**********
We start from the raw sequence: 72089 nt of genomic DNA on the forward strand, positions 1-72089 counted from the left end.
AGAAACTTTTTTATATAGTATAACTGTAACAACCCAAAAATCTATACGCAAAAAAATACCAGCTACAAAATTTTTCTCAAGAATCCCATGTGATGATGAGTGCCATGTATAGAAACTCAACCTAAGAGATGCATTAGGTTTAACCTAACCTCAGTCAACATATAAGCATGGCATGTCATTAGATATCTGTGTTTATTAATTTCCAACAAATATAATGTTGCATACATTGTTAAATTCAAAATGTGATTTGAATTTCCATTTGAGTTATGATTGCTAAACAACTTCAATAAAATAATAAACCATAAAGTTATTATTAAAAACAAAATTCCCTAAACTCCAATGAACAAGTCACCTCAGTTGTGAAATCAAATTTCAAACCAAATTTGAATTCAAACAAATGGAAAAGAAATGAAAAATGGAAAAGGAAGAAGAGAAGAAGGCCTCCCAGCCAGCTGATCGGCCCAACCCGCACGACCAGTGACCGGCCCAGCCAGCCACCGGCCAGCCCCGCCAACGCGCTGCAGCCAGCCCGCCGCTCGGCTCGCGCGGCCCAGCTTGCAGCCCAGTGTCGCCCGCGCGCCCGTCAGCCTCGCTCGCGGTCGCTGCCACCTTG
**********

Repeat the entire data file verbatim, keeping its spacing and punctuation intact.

We start from the raw sequence: 72089 nt of genomic DNA on the forward strand, positions 1-72089 counted from the left end.
AGAAACTTTTTTATATAGTATAACTGTAACAACCCAAAAATCTATACGCAAAAAAATACCAGCTACAAAATTTTTCTCAAGAATCCCATGTGATGATGAGTGCCATGTATAGAAACTCAACCTAAGAGATGCATTAGGTTTAACCTAACCTCAGTCAACATATAAGCATGGCATGTCATTAGATATCTGTGTTTATTAATTTCCAACAAATATAATGTTGCATACATTGTTAAATTCAAAATGTGATTTGAATTTCCATTTGAGTTATGATTGCTAAACAACTTCAATAAAATAATAAACCATAAAGTTATTATTAAAAACAAAATTCCCTAAACTCCAATGAACAAGTCACCTCAGTTGTGAAATCAAATTTCAAACCAAATTTGAATTCAAACAAATGGAAAAGAAATGAAAAATGGAAAAGGAAGAAGAGAAGAAGGCCTCCCAGCCAGCTGATCGGCCCAACCCGCACGACCAGTGACCGGCCCAGCCAGCCACCGGCCAGCCCCGCCAACGCGCTGCAGCCAGCCCGCCGCTCGGCTCGCGCGGCCCAGCTTGCAGCCCAGTGTCGCCCGCGCGCCCGTCAGCCTCGCTCGCGGTCGCTGCCACCTTG